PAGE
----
When it comes to character, our readers said they valued leadership most of all, followed by integrity, honesty, judgment, intelligence, and vision.
Experience–which was an early campaign theme of McCain’s that has been echoed by many Obama supporters since McCain chose Palin as his running mate–appears to be overblown, at least in the minds of our readers: It ranked 12th out of 15 choices. (Readers who indicated that experience was very important to them, however, favored McCain over Obama, 76 percent to 20 percent.)
Our survey suggested that McCain’s choice of Palin for vice president was a sharply polarizing decision, as readers expressed passionate and deeply divided opinions about her qualifications.
"Sarah Palin will be the star of this presidential election, especially for all those women who are moms and work full time, are soccer moms, have a special-needs child, a son in the service, [or] a teen pregnancy," wrote one reader. "She leads and she juggles all the other issues in her life, with the help and support from her husband, her convictions, and her faith. She’s a regular woman like the rest of us, who is wildly successful in every aspect of her life and has at least one aspect of her life that women can identify [with]."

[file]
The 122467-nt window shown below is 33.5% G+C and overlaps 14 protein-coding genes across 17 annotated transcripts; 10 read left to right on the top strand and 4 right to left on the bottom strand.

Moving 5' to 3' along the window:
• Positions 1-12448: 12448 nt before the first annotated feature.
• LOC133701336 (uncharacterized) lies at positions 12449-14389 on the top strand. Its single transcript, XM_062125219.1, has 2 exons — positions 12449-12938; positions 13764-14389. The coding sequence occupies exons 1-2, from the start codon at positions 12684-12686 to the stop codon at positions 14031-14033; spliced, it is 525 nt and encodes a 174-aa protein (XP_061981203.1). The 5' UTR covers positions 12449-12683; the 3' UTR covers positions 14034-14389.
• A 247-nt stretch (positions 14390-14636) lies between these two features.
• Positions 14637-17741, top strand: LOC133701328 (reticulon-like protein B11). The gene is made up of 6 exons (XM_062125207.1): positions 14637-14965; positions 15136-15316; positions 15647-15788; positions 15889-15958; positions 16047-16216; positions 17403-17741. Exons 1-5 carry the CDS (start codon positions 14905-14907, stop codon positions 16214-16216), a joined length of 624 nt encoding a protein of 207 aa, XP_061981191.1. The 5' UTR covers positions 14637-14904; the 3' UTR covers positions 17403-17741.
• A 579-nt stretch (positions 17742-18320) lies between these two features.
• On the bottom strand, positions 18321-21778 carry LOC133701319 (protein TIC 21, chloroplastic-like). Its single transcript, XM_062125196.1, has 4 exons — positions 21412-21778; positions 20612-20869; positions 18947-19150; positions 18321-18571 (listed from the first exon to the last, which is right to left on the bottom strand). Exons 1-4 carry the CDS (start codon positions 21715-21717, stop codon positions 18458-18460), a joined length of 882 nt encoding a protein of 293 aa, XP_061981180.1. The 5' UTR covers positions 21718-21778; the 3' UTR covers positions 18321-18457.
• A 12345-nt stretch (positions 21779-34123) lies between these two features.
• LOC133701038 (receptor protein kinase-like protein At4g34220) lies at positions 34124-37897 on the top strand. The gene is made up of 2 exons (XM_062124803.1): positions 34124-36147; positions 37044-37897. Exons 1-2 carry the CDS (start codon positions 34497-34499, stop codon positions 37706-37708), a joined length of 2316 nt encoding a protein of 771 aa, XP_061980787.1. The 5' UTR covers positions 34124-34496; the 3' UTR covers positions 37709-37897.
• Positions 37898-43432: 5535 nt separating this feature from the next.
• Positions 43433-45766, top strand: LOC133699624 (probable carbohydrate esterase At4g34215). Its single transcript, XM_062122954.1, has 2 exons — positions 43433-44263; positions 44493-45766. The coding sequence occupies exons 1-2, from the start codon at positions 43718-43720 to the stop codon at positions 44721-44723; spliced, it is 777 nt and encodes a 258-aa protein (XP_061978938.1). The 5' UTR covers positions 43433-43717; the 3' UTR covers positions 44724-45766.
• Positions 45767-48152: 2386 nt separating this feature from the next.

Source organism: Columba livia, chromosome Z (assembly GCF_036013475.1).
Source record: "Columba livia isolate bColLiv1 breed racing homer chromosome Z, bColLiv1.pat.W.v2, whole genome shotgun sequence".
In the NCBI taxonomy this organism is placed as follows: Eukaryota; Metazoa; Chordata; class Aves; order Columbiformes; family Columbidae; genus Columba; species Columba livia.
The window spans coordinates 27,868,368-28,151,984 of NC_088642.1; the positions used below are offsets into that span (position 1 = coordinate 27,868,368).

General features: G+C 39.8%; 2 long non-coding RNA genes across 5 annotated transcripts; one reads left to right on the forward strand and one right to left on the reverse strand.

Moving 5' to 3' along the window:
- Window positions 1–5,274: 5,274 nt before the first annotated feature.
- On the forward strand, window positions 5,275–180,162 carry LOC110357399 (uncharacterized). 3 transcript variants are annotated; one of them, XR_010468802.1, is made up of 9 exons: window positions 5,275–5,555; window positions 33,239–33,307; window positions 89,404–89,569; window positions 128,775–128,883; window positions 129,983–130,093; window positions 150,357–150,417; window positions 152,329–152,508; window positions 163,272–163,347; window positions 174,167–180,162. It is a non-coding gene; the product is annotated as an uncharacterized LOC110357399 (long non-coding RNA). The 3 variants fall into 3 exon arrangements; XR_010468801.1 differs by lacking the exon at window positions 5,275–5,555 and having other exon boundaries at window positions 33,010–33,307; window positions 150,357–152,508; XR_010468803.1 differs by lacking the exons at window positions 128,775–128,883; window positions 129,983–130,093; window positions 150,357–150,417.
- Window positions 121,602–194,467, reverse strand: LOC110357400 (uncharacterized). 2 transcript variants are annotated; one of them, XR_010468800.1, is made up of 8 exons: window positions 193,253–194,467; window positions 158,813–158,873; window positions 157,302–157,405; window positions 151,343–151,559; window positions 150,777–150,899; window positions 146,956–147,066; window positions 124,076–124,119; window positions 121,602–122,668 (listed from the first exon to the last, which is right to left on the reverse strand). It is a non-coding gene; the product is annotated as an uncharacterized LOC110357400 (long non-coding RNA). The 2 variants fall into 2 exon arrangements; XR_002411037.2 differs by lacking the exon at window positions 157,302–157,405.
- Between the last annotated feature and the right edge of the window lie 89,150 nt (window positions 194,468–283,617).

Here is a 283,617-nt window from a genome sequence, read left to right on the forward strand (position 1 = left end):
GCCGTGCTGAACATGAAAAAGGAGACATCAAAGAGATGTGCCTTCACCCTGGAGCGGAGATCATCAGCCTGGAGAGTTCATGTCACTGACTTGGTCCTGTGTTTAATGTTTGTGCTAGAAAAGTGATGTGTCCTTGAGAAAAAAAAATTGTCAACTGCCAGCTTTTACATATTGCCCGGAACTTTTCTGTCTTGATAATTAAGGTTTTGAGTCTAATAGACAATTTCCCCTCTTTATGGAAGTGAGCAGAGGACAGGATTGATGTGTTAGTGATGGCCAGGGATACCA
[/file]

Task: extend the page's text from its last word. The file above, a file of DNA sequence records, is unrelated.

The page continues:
Another wrote: "The fact that Palin doesn’t seem to see anything wrong in banning books in public library collections should be a cause for concern to all librarians and those who believe in freedom of speech."
Citing Palin’s support for teaching creationism in science classes, which she expressed while running for governor of Alaska, a third reader said: "I don’t see how anyone who thinks it is important to teach higher-order thinking skills could support a person like Palin in the White House."
Finally, our survey revealed that even those involved in education have strongly held opinions that would appear to conflict with objective evidence to the contrary.
Repeating a perception that seems to stick despite having been debunked by FactCheck.org and others, one reader wrote: "Those who refuse to pledge allegiance to the flag of this country are not able to lead this country." And this comment shouldn’t even need a rebuttal: "Don’t want any part of a Muslim running the country."
Note to readers:
Don’t forget to visit the Turning Student Data Into Intelligence resource center. No matter how many students a school or district has, one thing remains the same–the vital importance of tracking student attendance, grades, standardized test scores, school or district transfers, and more. Administrators, teachers, students, and parents all depend on a reliable Student Information System (SIS) to give accurate reports and updates. Go to: Turning Student Data Into Intelligence